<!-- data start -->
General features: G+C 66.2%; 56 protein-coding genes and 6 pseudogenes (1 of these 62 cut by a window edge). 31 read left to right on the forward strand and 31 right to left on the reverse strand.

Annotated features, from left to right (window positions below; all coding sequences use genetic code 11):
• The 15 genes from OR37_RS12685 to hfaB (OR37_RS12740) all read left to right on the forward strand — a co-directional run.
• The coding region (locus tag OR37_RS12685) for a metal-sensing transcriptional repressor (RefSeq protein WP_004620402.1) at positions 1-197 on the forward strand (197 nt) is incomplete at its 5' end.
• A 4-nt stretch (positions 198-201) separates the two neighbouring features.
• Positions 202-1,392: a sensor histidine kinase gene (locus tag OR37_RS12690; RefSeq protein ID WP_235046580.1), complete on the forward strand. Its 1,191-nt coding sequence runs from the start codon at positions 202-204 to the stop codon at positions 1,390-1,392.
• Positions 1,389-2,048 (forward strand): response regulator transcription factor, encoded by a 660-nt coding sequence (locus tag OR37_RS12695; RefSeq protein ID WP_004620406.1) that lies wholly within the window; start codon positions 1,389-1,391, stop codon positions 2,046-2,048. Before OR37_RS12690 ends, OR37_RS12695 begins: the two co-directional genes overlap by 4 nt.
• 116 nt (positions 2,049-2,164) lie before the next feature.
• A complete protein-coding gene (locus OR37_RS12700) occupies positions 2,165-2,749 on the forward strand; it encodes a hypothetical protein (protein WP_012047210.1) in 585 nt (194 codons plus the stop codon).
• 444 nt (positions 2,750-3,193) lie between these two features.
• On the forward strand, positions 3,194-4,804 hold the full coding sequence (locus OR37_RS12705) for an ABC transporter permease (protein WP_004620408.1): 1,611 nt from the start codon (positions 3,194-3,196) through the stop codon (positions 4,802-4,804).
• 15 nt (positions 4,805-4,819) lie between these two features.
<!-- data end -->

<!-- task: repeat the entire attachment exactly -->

General features: G+C 66.2%; 56 protein-coding genes and 6 pseudogenes (1 of these 62 cut by a window edge). 31 read left to right on the forward strand and 31 right to left on the reverse strand.

Annotated features, from left to right (window positions below; all coding sequences use genetic code 11):
• The 15 genes from OR37_RS12685 to hfaB (OR37_RS12740) all read left to right on the forward strand — a co-directional run.
• The coding region (locus tag OR37_RS12685) for a metal-sensing transcriptional repressor (RefSeq protein WP_004620402.1) at positions 1-197 on the forward strand (197 nt) is incomplete at its 5' end.
• A 4-nt stretch (positions 198-201) separates the two neighbouring features.
• Positions 202-1,392: a sensor histidine kinase gene (locus tag OR37_RS12690; RefSeq protein ID WP_235046580.1), complete on the forward strand. Its 1,191-nt coding sequence runs from the start codon at positions 202-204 to the stop codon at positions 1,390-1,392.
• Positions 1,389-2,048 (forward strand): response regulator transcription factor, encoded by a 660-nt coding sequence (locus tag OR37_RS12695; RefSeq protein ID WP_004620406.1) that lies wholly within the window; start codon positions 1,389-1,391, stop codon positions 2,046-2,048. Before OR37_RS12690 ends, OR37_RS12695 begins: the two co-directional genes overlap by 4 nt.
• 116 nt (positions 2,049-2,164) lie before the next feature.
• A complete protein-coding gene (locus OR37_RS12700) occupies positions 2,165-2,749 on the forward strand; it encodes a hypothetical protein (protein WP_012047210.1) in 585 nt (194 codons plus the stop codon).
• 444 nt (positions 2,750-3,193) lie between these two features.
• On the forward strand, positions 3,194-4,804 hold the full coding sequence (locus OR37_RS12705) for an ABC transporter permease (protein WP_004620408.1): 1,611 nt from the start codon (positions 3,194-3,196) through the stop codon (positions 4,802-4,804).
• 15 nt (positions 4,805-4,819) lie between these two features.